Cash sales on the rise in residential market

GOING, GOING ...: One in three houses in South Africa is now being bought with hard cash. © Unknown.
GOING, GOING ...: One in three houses in South Africa is now being bought with hard cash. © Unknown.

CASH is king in South Africa's residential property market.

According to the country's top property transfer guide, one in three homes are bought for cash.

Though some of the banking groups are busy reviewing their strict lending criteria regarding home loans, a growing number of property seekers are reverting to cash purchases.

Banks were responding to the global credit crunch and the tougher local economic conditions by tightening up significantly on their lending criteria.

According to The Knowledge Factory, which compiles the SA Property Transfer Guide, the cash sale trend started last year.

Dieter Deppisch, Knowledge Factory's national manager of property data research, said: "Cash sales of full title and sectional title properties rose to one in three sales during the current year."

Hard cash was forked out mainly for properties valued at between R500000 to R2million.

Deppisch said the introduction of the National Credit Act (NCA) in June 2007 was a major catalyst for the decrease in the ratio of bonded sales to cash sales.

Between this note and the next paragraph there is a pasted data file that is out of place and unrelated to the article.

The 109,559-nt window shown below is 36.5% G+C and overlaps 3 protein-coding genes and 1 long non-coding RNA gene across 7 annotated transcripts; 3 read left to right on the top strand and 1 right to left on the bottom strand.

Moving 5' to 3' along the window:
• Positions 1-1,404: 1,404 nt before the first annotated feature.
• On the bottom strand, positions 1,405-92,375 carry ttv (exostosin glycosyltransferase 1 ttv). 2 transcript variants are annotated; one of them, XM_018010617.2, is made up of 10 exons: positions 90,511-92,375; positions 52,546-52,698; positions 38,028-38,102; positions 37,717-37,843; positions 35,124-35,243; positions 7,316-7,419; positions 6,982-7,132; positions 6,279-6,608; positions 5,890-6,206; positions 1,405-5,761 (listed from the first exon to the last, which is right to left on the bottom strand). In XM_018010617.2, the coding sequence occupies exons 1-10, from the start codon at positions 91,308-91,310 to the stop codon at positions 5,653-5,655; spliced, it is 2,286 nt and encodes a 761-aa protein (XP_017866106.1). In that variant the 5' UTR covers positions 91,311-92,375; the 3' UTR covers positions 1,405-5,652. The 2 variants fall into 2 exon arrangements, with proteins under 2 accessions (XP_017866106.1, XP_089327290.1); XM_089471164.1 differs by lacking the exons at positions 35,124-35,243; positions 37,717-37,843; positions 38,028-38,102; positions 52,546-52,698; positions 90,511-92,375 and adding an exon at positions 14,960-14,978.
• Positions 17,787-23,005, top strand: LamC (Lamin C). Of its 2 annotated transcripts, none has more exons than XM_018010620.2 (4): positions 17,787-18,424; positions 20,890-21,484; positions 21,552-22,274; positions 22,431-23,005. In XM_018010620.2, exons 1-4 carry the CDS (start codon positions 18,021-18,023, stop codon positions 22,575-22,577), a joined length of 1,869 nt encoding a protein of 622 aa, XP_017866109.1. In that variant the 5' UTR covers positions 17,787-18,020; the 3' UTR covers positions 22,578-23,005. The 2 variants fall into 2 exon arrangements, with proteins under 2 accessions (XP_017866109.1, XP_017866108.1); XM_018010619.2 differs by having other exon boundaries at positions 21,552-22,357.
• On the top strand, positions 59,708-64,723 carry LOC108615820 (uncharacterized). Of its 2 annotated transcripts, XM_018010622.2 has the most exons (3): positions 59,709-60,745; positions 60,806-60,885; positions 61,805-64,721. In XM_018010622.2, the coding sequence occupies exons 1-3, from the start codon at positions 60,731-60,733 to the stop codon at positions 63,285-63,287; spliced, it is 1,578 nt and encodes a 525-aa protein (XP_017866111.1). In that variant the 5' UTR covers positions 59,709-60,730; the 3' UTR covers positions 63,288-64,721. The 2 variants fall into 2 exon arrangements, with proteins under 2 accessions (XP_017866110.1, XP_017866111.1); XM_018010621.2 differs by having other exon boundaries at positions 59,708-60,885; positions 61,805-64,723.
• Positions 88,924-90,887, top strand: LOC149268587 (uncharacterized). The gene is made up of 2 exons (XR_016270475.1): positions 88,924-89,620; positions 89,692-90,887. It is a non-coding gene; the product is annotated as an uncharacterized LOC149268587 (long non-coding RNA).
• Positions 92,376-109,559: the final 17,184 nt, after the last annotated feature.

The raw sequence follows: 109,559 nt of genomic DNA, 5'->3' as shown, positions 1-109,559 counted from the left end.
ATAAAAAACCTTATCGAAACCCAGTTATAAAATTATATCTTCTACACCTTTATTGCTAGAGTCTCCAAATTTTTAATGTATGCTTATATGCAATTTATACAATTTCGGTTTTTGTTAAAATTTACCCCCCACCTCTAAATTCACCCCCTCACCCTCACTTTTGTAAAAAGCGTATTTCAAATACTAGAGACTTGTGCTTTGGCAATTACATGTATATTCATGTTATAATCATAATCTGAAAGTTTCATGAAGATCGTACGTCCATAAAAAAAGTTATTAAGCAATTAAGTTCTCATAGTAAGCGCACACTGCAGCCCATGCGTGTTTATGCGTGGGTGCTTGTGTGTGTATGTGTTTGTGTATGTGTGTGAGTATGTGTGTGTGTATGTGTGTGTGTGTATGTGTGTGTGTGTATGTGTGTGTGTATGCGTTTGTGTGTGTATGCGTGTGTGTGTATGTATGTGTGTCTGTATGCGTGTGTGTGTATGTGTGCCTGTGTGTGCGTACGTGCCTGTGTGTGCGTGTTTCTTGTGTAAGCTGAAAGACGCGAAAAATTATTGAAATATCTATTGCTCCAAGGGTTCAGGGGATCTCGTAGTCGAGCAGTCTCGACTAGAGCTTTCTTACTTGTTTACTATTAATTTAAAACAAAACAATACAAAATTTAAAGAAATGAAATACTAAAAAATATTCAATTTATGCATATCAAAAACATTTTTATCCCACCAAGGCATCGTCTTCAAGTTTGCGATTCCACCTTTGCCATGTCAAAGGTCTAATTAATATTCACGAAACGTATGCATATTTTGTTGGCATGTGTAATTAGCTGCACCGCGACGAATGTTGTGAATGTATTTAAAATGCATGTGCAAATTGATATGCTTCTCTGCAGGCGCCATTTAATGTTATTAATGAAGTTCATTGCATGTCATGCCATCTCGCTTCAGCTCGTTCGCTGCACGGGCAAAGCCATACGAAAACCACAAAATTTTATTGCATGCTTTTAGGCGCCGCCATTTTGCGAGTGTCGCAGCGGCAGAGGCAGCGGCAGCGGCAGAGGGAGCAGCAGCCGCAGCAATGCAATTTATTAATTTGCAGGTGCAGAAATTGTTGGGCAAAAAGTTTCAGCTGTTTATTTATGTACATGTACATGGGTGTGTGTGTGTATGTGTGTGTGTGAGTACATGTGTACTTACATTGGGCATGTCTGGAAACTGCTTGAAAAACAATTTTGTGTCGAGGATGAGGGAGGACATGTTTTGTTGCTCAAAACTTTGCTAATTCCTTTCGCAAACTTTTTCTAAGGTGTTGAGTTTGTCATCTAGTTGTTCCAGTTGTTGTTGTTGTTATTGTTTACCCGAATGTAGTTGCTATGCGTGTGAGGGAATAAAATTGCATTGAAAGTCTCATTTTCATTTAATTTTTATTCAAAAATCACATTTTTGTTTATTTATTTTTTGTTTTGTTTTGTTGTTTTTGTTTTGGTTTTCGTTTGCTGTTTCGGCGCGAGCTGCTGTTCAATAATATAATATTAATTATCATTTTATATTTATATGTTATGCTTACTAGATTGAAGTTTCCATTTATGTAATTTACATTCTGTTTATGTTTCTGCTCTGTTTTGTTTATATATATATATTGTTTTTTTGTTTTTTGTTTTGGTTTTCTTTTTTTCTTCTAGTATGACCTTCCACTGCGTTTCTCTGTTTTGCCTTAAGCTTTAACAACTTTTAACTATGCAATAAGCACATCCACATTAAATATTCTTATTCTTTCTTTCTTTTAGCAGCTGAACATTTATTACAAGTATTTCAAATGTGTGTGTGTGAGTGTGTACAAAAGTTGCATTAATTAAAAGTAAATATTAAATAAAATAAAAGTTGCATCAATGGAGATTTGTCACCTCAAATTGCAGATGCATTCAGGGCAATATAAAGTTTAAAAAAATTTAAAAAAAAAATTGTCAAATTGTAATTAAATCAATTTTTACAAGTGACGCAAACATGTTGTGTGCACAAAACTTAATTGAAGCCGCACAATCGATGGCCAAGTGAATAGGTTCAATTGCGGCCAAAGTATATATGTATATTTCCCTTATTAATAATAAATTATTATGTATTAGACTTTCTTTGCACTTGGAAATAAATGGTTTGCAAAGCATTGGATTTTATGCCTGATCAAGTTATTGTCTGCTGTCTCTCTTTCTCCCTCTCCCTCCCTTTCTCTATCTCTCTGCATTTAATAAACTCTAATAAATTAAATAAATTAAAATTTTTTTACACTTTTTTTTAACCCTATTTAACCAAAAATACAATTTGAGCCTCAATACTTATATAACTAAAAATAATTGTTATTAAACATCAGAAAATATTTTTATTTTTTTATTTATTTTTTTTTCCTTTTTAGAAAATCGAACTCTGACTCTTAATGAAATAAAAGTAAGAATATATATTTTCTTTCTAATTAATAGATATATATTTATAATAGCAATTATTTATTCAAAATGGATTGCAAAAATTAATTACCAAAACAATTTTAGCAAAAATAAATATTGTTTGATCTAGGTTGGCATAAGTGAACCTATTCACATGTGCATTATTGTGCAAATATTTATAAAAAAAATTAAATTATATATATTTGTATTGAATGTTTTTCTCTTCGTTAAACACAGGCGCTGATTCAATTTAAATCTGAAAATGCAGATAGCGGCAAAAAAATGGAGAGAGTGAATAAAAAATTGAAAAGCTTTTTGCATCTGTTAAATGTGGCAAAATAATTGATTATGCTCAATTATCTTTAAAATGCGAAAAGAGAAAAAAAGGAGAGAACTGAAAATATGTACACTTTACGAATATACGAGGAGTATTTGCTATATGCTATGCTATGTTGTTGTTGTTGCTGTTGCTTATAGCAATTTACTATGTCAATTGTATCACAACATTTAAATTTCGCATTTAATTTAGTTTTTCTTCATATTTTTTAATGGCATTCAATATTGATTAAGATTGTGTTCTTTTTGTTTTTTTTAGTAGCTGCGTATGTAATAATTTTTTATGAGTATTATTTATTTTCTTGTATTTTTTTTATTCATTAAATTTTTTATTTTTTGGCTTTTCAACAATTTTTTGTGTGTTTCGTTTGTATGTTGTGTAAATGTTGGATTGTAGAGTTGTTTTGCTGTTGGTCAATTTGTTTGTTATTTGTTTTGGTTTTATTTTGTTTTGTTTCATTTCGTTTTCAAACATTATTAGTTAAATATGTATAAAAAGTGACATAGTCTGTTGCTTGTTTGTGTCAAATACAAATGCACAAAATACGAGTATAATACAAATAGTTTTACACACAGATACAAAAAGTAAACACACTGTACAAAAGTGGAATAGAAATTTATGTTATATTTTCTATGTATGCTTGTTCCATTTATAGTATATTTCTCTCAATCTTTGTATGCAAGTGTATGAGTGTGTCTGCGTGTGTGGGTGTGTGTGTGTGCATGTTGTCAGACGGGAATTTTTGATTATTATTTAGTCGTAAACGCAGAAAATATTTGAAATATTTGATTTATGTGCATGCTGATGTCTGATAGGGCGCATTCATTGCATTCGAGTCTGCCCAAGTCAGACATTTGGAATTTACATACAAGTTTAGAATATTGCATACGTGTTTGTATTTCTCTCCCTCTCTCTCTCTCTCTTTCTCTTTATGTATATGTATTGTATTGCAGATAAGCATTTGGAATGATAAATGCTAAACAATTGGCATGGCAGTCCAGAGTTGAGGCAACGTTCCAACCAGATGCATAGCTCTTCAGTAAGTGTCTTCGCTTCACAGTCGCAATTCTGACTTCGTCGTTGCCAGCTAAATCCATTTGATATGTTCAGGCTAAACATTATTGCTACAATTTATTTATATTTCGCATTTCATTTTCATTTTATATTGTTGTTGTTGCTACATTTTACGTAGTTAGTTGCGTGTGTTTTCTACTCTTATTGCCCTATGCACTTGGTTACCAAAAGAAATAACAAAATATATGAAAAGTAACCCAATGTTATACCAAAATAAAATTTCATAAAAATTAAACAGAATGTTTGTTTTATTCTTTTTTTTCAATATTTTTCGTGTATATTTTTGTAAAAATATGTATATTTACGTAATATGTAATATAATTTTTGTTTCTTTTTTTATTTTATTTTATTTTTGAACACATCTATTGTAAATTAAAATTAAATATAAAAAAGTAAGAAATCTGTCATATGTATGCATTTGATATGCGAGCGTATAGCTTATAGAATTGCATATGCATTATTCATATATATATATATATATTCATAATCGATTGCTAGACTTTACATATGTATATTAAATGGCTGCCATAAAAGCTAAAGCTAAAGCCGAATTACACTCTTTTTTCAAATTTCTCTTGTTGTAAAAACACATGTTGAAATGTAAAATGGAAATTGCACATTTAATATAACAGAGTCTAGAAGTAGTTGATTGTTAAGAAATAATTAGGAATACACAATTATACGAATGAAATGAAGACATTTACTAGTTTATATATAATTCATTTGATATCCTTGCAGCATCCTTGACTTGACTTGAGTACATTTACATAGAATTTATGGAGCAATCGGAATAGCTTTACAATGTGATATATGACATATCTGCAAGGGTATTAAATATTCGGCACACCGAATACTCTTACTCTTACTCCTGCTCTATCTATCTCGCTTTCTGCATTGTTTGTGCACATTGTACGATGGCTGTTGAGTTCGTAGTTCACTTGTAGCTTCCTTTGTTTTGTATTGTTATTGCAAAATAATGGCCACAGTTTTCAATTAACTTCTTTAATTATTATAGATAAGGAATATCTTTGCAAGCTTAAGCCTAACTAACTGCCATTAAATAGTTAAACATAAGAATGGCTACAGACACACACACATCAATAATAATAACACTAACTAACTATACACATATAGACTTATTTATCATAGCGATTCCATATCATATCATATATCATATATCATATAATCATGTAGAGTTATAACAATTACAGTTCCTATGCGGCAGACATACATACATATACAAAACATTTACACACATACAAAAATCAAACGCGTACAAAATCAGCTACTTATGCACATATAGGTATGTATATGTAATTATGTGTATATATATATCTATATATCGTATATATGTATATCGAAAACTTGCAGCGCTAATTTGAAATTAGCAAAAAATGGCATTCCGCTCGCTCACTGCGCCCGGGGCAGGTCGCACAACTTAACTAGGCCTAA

"As expected, the NCA and subsequent tighter lending criteria have driven cash sales upward ... and, according to the largest bond originator in South Africa, only one in two (or 50,5percent) potential buyers applying for bonds are currently being approved," said Deppisch.

Another mortgage originator, Bond Choice, confirmed that there had also been a drop in actual home loan applications being submitted.

Sales managing director Kevin Mountjoy said: "Bond Choice has witnessed a growing demand for second-hand residential properties such as repossessed homes."

Repossessed properties are being snapped up by buyers paying in cash, according to The Knowledge Factory.

Three years ago Absa, Standard Bank and First National Bank had less than R100million worth of homes on their books. Now the country's biggest banks are sitting on properties worth about R1,5billion.

Deppisch said he had observed record turnouts at auctions.

"With repossessions on the rise, the fortunate few that have sufficient liquidity are picking up bargains at auctions."

"Property is no get-rich-quick scheme but is being favoured as a safe haven that will yield healthy returns in the long term."

Deppisch said he also believed the latest trend of cash sales was being magnified by growing numbers of estate agents actively targeting cash buyers.

"Though foreign cash buyers do feature, the vast majority of deals in this sector involve local buyers."